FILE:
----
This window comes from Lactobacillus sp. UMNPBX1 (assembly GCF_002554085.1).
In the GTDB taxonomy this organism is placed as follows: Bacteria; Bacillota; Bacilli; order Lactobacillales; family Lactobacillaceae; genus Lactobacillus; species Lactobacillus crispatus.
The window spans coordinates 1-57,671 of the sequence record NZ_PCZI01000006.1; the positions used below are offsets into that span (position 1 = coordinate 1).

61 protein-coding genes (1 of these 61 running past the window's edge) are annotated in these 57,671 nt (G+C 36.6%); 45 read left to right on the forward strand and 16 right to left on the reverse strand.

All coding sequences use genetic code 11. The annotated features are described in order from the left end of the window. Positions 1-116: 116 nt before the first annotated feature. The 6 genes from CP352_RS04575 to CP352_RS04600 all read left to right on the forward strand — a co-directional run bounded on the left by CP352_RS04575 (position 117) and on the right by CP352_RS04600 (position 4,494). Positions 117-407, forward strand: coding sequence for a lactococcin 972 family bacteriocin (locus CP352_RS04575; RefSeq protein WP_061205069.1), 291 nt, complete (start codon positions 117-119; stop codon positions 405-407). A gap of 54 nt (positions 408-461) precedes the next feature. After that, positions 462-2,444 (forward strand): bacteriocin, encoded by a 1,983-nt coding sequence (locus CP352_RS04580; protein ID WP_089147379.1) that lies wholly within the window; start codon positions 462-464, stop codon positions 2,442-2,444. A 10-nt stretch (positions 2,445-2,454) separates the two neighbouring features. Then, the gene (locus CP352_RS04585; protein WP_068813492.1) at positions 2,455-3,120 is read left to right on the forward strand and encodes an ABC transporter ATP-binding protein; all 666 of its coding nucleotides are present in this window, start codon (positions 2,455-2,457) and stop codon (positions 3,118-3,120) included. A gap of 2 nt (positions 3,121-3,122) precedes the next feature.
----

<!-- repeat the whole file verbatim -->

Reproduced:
This window comes from Lactobacillus sp. UMNPBX1 (assembly GCF_002554085.1).
In the GTDB taxonomy this organism is placed as follows: Bacteria; Bacillota; Bacilli; order Lactobacillales; family Lactobacillaceae; genus Lactobacillus; species Lactobacillus crispatus.
The window spans coordinates 1-57,671 of the sequence record NZ_PCZI01000006.1; the positions used below are offsets into that span (position 1 = coordinate 1).

61 protein-coding genes (1 of these 61 running past the window's edge) are annotated in these 57,671 nt (G+C 36.6%); 45 read left to right on the forward strand and 16 right to left on the reverse strand.

All coding sequences use genetic code 11. The annotated features are described in order from the left end of the window. Positions 1-116: 116 nt before the first annotated feature. The 6 genes from CP352_RS04575 to CP352_RS04600 all read left to right on the forward strand — a co-directional run bounded on the left by CP352_RS04575 (position 117) and on the right by CP352_RS04600 (position 4,494). Positions 117-407, forward strand: coding sequence for a lactococcin 972 family bacteriocin (locus CP352_RS04575; RefSeq protein WP_061205069.1), 291 nt, complete (start codon positions 117-119; stop codon positions 405-407). A gap of 54 nt (positions 408-461) precedes the next feature. After that, positions 462-2,444 (forward strand): bacteriocin, encoded by a 1,983-nt coding sequence (locus CP352_RS04580; protein ID WP_089147379.1) that lies wholly within the window; start codon positions 462-464, stop codon positions 2,442-2,444. A 10-nt stretch (positions 2,445-2,454) separates the two neighbouring features. Then, the gene (locus CP352_RS04585; protein WP_068813492.1) at positions 2,455-3,120 is read left to right on the forward strand and encodes an ABC transporter ATP-binding protein; all 666 of its coding nucleotides are present in this window, start codon (positions 2,455-2,457) and stop codon (positions 3,118-3,120) included. A gap of 2 nt (positions 3,121-3,122) precedes the next feature.